This is important step - but we have more to do. I still believe our public policy should be stronger and that our state should do a better job of supporting and protecting the rights of families with autistic children, in terms of available services, medical care, and fair treatment by insurance companies.

Thanks again for reading my “Senate Review.” If you have any questions on a
legislative matter, please do not hesitate to contact my Senate office at the Capitol by calling (405) 521-5555 or writing me with your concerns at: Senator Sean Burrage, 2300 North Lincoln Blvd. Rm. 529-B State Capitol Building, Oklahoma City, OK 73105.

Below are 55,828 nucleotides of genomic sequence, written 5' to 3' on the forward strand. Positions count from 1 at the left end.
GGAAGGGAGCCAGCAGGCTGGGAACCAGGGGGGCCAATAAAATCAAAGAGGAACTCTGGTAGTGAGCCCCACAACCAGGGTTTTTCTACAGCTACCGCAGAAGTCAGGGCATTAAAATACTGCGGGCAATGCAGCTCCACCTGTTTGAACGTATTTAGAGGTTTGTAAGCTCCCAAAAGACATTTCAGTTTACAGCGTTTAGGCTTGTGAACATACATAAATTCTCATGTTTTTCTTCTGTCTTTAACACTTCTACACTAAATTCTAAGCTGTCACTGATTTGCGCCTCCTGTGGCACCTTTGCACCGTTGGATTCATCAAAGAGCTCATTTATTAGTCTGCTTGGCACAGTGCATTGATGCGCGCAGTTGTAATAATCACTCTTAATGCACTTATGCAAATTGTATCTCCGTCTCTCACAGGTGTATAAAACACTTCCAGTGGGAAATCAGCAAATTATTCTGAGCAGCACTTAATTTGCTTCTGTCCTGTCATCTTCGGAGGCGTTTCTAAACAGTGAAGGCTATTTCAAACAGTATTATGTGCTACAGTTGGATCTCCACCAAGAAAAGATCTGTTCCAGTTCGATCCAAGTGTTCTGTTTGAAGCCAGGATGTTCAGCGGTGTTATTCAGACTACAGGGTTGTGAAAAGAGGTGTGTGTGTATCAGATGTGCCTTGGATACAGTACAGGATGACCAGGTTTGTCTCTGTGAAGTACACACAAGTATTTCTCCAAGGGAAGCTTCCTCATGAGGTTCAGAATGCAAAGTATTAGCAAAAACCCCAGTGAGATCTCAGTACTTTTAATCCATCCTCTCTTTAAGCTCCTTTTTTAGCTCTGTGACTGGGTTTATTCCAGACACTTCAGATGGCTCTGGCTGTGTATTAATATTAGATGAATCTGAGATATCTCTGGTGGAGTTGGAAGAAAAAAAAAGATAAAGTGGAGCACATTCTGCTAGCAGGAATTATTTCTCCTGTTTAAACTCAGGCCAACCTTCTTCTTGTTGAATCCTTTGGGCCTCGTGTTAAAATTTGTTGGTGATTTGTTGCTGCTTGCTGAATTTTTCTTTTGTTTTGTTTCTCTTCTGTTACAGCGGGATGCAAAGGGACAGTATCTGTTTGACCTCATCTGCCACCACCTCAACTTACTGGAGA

I always enjoy hearing from my constituents and consider it an honor to be your voice in the Oklahoma State Senate. May God bless each of you.

Click here to link to the article.

Thursday, May 6, 2010

Mo. Senate passes autism insurance mandate

Associated Press - May 6, 2010 1:14 PM ET

JEFFERSON CITY, Mo. (AP) - Senators have passed what they describe as a compromise bill to require insurance coverage of autism treatment for children.

The legislation would require group insurance policies regulated by the state to cover up to $45,000 annually for behavioral therapy for autistic children through age 18. The mandate would begin Jan. 1.

Senators passed the bill 27-6 Thursday. It now goes back to the House, which had passed a version with lower coverage caps earlier this year.

The annual coverage caps would apply only to "applied behavioral analysis," an intensive therapy that some parents say produces dramatic improvements in their autistic children.